I told you I was going to be detailing our adventures around Delmarvapa (just coined that btw!) and I will, I promise! I want to use this platform to talk about some other closely related topics as well, and this one is important for you to read before you start your own outdoor adventures so I wanted to share it early on.
*Stands on soap box and clears throat…*
This goes out to all the family, friends, teachers, strangers, and anyone else who is an influential presence in my kids’ lives. PLEASE, I beg you, do not foster irrational fears in my boys’ minds. Do not make them murderers. Do not teach them to kill creatures just because they exist. I don’t mean to be harsh, but c’mon people, do we really want to set our kids up to be fearful of the unknown and misunderstood? I’m talking about snakes, spiders, insects, worms, and all other creepy crawlies for lack of a better phrase.
Lets first take a closer look in to YOUR fear of these creatures. Where does it come from? Did you have a bad experience as a child? Did your own parents teach you to be afraid? Did society tell you that these creatures are to be hated? I think it is time to be realistic. Lets go through an exercise together. I’m not a therapist but if I was this is what I would do…
Imagine yourself in your kitchen, minding your own business when something buzzes past you. You whip around and see the culprit on your counter, a stinkbug! Normally you would reach for the closest object and smash it but this time you are going to FREEZE the scene. Look at the stink bug. It’s just sitting there. No bigger than the size of your pinky fingernail. He is most certainly in the wrong place at the wrong time but he didn’t mean to be there. He would much rather be outside with his friends frolicking in the nearby soybean field. He’s lost and scared. You take a closer look. He’s kind of cute! His buzz is annoying, yes. His stink? Gross, but it’s his only defense mechanism and you’re scary as hell. You decide that he is going to live another day and you scoop him in to a cup and dump him in to the planter on your deck. You’ve officially done your good deed for the day AND you’ve conquered a fear. Now don’t you feel accomplished?? Just try it in real life, YOU CAN DO IT!
Now lets get educated!
The Black Widow:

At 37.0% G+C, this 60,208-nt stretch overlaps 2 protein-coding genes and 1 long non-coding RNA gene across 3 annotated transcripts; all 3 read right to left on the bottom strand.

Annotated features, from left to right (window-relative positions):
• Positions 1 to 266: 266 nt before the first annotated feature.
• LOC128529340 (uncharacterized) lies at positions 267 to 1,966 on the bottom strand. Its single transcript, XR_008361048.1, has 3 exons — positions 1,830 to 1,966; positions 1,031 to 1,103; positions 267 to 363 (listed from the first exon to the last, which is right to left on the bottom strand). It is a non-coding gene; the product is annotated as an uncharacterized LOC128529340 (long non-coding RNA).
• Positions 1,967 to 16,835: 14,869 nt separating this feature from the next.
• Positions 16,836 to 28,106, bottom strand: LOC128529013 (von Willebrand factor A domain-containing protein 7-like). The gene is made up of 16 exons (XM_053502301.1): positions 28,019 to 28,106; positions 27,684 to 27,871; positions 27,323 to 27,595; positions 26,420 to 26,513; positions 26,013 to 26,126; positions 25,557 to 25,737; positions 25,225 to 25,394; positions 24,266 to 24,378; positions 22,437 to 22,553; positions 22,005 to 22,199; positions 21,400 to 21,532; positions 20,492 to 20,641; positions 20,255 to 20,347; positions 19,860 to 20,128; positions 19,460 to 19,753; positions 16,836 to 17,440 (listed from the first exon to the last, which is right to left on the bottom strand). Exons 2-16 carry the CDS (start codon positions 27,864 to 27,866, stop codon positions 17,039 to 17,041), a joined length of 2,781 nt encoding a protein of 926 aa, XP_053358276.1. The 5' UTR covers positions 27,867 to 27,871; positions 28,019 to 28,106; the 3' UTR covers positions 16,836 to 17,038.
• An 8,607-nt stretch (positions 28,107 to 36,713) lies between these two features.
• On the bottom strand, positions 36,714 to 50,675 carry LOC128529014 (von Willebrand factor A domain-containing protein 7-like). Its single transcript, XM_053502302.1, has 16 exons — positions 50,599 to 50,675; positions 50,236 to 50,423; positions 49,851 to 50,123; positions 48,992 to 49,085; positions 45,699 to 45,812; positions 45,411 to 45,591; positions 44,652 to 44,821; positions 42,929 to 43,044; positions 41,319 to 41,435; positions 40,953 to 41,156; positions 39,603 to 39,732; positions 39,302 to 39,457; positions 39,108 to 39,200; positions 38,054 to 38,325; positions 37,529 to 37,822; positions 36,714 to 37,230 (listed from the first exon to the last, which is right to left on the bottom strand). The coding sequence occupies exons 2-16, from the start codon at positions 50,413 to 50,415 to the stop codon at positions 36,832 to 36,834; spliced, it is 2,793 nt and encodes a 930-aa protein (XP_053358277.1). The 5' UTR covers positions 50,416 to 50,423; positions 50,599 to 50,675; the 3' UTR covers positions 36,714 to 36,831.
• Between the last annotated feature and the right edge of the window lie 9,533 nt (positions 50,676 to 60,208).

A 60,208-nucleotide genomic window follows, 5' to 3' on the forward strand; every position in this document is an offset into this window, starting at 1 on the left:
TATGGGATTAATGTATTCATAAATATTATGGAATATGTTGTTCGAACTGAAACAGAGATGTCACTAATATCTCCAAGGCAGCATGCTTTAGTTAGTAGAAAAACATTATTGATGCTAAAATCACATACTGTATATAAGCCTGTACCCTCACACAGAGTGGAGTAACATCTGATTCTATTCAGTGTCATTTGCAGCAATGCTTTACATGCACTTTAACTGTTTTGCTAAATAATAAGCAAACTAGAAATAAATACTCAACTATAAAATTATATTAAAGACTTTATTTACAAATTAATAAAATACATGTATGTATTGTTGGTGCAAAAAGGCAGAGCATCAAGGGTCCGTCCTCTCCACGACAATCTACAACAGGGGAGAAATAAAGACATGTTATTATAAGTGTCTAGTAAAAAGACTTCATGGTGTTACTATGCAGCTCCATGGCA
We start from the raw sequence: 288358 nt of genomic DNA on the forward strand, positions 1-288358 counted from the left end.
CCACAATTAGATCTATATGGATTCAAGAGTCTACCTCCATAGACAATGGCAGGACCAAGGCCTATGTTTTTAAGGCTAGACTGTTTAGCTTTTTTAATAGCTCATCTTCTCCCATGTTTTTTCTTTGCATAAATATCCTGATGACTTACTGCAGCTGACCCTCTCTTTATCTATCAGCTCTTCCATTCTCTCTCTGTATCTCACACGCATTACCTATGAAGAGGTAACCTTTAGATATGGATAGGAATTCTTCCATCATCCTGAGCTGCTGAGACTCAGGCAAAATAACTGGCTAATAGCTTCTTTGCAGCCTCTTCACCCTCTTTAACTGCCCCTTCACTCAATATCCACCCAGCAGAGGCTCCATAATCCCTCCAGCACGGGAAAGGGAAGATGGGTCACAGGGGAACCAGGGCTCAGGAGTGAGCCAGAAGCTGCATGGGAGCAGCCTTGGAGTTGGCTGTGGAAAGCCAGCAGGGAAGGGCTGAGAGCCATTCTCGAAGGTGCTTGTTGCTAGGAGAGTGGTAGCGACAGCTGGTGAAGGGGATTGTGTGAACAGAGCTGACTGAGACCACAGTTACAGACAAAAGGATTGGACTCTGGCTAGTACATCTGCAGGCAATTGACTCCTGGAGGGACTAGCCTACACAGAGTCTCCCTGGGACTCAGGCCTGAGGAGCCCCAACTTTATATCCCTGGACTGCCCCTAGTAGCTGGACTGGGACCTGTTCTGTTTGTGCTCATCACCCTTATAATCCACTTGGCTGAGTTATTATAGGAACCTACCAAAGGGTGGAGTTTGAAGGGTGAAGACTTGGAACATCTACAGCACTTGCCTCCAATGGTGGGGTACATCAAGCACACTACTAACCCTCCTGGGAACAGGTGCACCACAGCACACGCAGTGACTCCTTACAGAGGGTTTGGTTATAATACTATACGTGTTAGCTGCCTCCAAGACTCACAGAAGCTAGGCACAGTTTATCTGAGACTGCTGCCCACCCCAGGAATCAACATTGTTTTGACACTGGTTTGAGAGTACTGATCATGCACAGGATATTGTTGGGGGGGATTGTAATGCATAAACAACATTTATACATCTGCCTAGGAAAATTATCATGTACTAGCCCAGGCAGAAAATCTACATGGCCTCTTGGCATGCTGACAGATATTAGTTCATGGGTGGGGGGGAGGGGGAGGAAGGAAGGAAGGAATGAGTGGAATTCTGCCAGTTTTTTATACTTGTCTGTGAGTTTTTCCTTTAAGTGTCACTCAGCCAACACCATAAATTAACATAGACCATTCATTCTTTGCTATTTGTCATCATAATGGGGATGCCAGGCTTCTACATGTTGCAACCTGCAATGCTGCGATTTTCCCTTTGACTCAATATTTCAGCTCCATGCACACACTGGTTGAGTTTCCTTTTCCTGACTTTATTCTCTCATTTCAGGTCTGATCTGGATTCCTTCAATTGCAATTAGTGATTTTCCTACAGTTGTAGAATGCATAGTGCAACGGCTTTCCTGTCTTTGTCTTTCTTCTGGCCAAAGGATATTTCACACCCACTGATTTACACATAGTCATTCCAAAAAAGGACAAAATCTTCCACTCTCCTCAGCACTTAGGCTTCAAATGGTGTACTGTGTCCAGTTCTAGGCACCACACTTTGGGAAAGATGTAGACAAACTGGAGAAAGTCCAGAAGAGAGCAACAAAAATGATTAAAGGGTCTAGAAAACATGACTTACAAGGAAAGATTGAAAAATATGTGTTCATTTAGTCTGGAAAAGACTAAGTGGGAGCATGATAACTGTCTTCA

The Northern Copperhead:
I do understand that not all creatures are loveable, but they do all have a purpose (even if I have no idea what it is.) I’m looking at you hornets, ticks and mosquitoes!!!!!! We want to no longer fear these creatures, but we can still hate the little jerks 🙂
Now that we know which TWO things to avoid, we can be more rational regarding our interactions with all non-human beings. I challenge you to transform your encounters with creepy crawlies in to educational experiences. Our kids should look at these things with wonder and amazement rather than fear and disgust. It is understandable that it may take some time to undo years and years of fear so I don’t expect you to change your mindset overnight, but I urge you not to influence your children based on your own irrational fears. They are little sponges! It is a great privilege to be their teacher and it is your duty to prepare them for the real world. Insects (and all other creatures) are a part of it and are CRITICAL to our existence. Without them, we wouldn’t be here so lets show a little respect!
The next time you come face to face with an eight legged friend, encourage your child to help him on his way by placing him outside instead of dooming him to be stuck to the bottom of your shoe for all eternity. This is a GREAT learning opportunity! If your child is old enough, ask them to count how many legs Mr. Spider has. Grab a magnifying glass and have them count how many eyes it has. Engage them by asking how cool it would be to have eight eyes. Imagine how much more you could see at once. You might even be able to look at the ceiling and the floor at the same time! Teach them that spiders are not insects, they are arachnids. Read a book about spiders and other arachnids together. Equip your child with knowledge rather than fear. Knowledge is power!
When interacting with flora and fauna, I first encourage my kids to respect all living things. We do not kill creatures for the fun of it and we try to leave things as we found them, if not better. (More on that later!) Second, I teach caution. We do not run up and touch things until we know that they are safe. We observe animals from a respectful distance so as not to disturb them. If it is appropriate to do so, I encourage touching and even holding of insects and plants. If you do not feel comfortable identifying creatures that are safe to interact with, that’s perfectly fine! Looking with our eyes is great too. Throughout our adventures I will be sure to point out things that are perfectly safe to touch and things that aren’t so good, so stay tuned!
If you are looking for a gift idea for your little naturalist, this thing is a HUGE hit in our house Bonus: you don’t have to touch the insects if you don’t want to!